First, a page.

Submit to DeliciousSubmit to DiggSubmit to FacebookSubmit to Google PlusSubmit to StumbleuponSubmit to TechnoratiSubmit to TwitterSubmit to LinkedIn

Washington Report on Middle East Affairs, May-June 2007, page 63

Waging Peace

Joseph Wilson Speaks at Iowa State University

“Citizens have the right and the responsibility to question government,” Ambassador Joseph Wilson told an Iowa State University audience. (Photo M. Gillespie)

FORMER AMBASSADOR Joseph Wilson, whose July 6, 2003 op-ed in The New York Times caused senior Bush administration officials to panic and leak to reporters the identity of Wilson’s wife, CIA undercover operative Valerie Plame, spoke at Iowa State University (ISU) in Ames on Feb. 21.

In an address titled, ”Global Justice and Human Rights: A Diplomatic Perspective,” Wilson, experienced, knowledgeable, articulate and witty, ­offered nuanced views regarding a range of domestic political, national security and foreign policy issues.

”Supporting the troops is more than putting a yellow ribbon on the back of your car,” said Wilson. ”We have put our soldiers in an impossible position. We have put our national security in great difficulty. We...did not have the sort of debate that one should have before you send kids off to kill and to die for your country.

”This was not a war in defense of our national security interests,” Wilson told a receptive capacity crowd of more than 400 in the Great Hall in ISU’s Memorial Union. “This was a war in support of an academic theory, and not a very good one at that.

”If you go back and you read the Project for a New American Century, now, with the benefit of some hindsight, I think most people will agree...that far from being a plan for the foreign policy of America in the 21st century, it is a collection of ideological rants and assertions,” said the career foreign service officer and diplomat, who went on to offer a stirring defense of dissent.

”Debating what is right for the United States is what we do as a society,” he emphasized. “That’s what makes our democracy strong. That is what the founding fathers intended. They intended for this to be a discussion....They intended for issues to be decided based on facts, based on better arguments, based on the dynamic of putting together conflicting opinions knowing that out of that would come compromise...That was subverted by this administration,” asserted Wilson.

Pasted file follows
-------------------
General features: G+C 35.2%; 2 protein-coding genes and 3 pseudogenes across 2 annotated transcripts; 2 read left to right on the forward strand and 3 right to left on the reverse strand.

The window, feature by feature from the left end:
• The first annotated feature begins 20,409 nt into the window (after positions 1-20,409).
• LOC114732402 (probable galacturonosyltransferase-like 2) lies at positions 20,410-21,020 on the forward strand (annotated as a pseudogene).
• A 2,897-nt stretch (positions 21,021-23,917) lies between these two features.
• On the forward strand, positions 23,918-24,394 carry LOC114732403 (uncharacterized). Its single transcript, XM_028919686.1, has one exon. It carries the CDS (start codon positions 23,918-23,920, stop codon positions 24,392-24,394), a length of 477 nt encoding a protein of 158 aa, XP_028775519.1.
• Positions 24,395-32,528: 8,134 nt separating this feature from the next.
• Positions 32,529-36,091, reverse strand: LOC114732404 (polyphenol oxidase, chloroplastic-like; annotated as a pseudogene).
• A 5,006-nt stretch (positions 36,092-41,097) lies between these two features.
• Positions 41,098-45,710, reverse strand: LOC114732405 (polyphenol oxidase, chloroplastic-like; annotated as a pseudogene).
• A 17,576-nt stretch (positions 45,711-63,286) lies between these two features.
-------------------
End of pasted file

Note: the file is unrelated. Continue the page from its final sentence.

He proceeded to recount and critique the Bush administration’s intelligence effort prior to the invasion of Iraq, with special emphasis on its claim that Saddam Hussain had sought to obtain uranium from Niger, and on Wilson’s own role in debunking that claim.

”What do you do, what is your responsibility as a citizen,” he asked, “when it becomes apparent to you that your government has fundamentally misstated the facts, that your president has lied to the Congress of the United States, to the American people, and, indeed, to the world in the most important speech of his administration, a speech that underpinned the justification for going to war?”

Citing the First Amendment, Wilson pointed out that citizens have the right and the responsibility to question government. ”So writing a 1,500-word article in The New York Times entitled ”˜What I Did Not Find in Africa’ was not an act of high political dissent. It was not an act of great moral courage. It was quite simply an act of citizenship,” he explained.

Speaking three weeks before a jury found Vice President Dick Cheney’s former chief of staff, I. Lewis ”Scooter” Libby, guilty of four felony charges of perjury, obstruction, and making false statements that impeded the Department of Justice investigation into who illegally told reporters that Wilson’s wife was a CIA officer who had sent her husband to Africa on a ”junket,” Wilson told his ISU audience that he recently had called Special Counsel Patrick Fitzgerald to express his appreciation for the work he and his team had done.

In response to a question from this reporter about press coverage of intelligence prior to the Iraq war and of intelligence regarding Iran today, Wilson noted that ”at the end of the day...there were not enough of us who were prepared to stand up and say [the invasion of Iraq] is not a great idea... I think we all let ourselves down.” He added, ”I think the press is in an abominable state.”

Wilson seemed untroubled about Iran’s nuclear program, saying, ”I don’t think Iran is a country you need to worry about.” Instead, he said he thought the Bush administration ought to ”check [Pakistani President Pervez] Musharraf’s pulse every morning.”

Michael Gillespie